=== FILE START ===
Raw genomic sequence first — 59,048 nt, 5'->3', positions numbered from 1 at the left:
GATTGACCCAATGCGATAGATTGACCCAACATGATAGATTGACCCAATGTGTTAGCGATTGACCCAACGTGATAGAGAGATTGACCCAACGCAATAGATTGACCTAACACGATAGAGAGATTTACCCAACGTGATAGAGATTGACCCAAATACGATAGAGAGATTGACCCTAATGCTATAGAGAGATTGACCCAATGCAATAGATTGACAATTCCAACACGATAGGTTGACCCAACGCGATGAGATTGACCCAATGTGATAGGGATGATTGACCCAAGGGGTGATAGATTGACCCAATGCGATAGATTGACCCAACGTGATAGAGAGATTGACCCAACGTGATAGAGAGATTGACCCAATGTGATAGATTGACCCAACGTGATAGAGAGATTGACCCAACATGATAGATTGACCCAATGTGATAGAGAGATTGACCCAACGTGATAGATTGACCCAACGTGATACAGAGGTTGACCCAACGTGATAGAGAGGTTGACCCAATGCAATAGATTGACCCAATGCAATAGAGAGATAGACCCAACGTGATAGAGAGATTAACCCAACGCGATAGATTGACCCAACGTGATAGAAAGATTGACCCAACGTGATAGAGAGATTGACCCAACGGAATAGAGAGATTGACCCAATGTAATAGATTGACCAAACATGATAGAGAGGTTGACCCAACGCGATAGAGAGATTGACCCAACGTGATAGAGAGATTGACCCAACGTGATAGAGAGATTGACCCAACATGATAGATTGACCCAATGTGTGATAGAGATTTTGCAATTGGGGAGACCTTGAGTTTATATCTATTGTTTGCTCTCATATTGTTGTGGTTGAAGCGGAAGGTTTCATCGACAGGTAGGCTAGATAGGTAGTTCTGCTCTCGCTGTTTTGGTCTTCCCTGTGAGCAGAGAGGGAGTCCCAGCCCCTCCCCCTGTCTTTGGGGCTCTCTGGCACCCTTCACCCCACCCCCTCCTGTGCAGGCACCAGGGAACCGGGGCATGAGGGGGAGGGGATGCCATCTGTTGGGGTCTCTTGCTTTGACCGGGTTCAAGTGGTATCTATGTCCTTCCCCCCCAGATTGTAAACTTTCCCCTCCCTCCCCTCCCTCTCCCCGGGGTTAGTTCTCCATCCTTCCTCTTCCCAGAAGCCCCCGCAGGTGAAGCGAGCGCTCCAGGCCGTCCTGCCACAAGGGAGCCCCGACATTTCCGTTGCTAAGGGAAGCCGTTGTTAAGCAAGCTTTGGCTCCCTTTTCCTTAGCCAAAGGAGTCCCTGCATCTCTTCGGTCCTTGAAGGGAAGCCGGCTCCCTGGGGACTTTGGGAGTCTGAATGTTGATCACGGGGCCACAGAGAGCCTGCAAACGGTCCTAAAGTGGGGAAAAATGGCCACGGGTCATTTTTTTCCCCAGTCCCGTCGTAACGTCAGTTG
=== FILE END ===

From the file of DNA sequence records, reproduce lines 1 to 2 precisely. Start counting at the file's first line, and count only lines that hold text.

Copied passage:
Raw genomic sequence first — 59,048 nt, 5'->3', positions numbered from 1 at the left:
GATTGACCCAATGCGATAGATTGACCCAACATGATAGATTGACCCAATGTGTTAGCGATTGACCCAACGTGATAGAGAGATTGACCCAACGCAATAGATTGACCTAACACGATAGAGAGATTTACCCAACGTGATAGAGATTGACCCAAATACGATAGAGAGATTGACCCTAATGCTATAGAGAGATTGACCCAATGCAATAGATTGACAATTCCAACACGATAGGTTGACCCAACGCGATGAGATTGACCCAATGTGATAGGGATGATTGACCCAAGGGGTGATAGATTGACCCAATGCGATAGATTGACCCAACGTGATAGAGAGATTGACCCAACGTGATAGAGAGATTGACCCAATGTGATAGATTGACCCAACGTGATAGAGAGATTGACCCAACATGATAGATTGACCCAATGTGATAGAGAGATTGACCCAACGTGATAGATTGACCCAACGTGATACAGAGGTTGACCCAACGTGATAGAGAGGTTGACCCAATGCAATAGATTGACCCAATGCAATAGAGAGATAGACCCAACGTGATAGAGAGATTAACCCAACGCGATAGATTGACCCAACGTGATAGAAAGATTGACCCAACGTGATAGAGAGATTGACCCAACGGAATAGAGAGATTGACCCAATGTAATAGATTGACCAAACATGATAGAGAGGTTGACCCAACGCGATAGAGAGATTGACCCAACGTGATAGAGAGATTGACCCAACGTGATAGAGAGATTGACCCAACATGATAGATTGACCCAATGTGTGATAGAGATTTTGCAATTGGGGAGACCTTGAGTTTATATCTATTGTTTGCTCTCATATTGTTGTGGTTGAAGCGGAAGGTTTCATCGACAGGTAGGCTAGATAGGTAGTTCTGCTCTCGCTGTTTTGGTCTTCCCTGTGAGCAGAGAGGGAGTCCCAGCCCCTCCCCCTGTCTTTGGGGCTCTCTGGCACCCTTCACCCCACCCCCTCCTGTGCAGGCACCAGGGAACCGGGGCATGAGGGGGAGGGGATGCCATCTGTTGGGGTCTCTTGCTTTGACCGGGTTCAAGTGGTATCTATGTCCTTCCCCCCCAGATTGTAAACTTTCCCCTCCCTCCCCTCCCTCTCCCCGGGGTTAGTTCTCCATCCTTCCTCTTCCCAGAAGCCCCCGCAGGTGAAGCGAGCGCTCCAGGCCGTCCTGCCACAAGGGAGCCCCGACATTTCCGTTGCTAAGGGAAGCCGTTGTTAAGCAAGCTTTGGCTCCCTTTTCCTTAGCCAAAGGAGTCCCTGCATCTCTTCGGTCCTTGAAGGGAAGCCGGCTCCCTGGGGACTTTGGGAGTCTGAATGTTGATCACGGGGCCACAGAGAGCCTGCAAACGGTCCTAAAGTGGGGAAAAATGGCCACGGGTCATTTTTTTCCCCAGTCCCGTCGTAACGTCAGTTG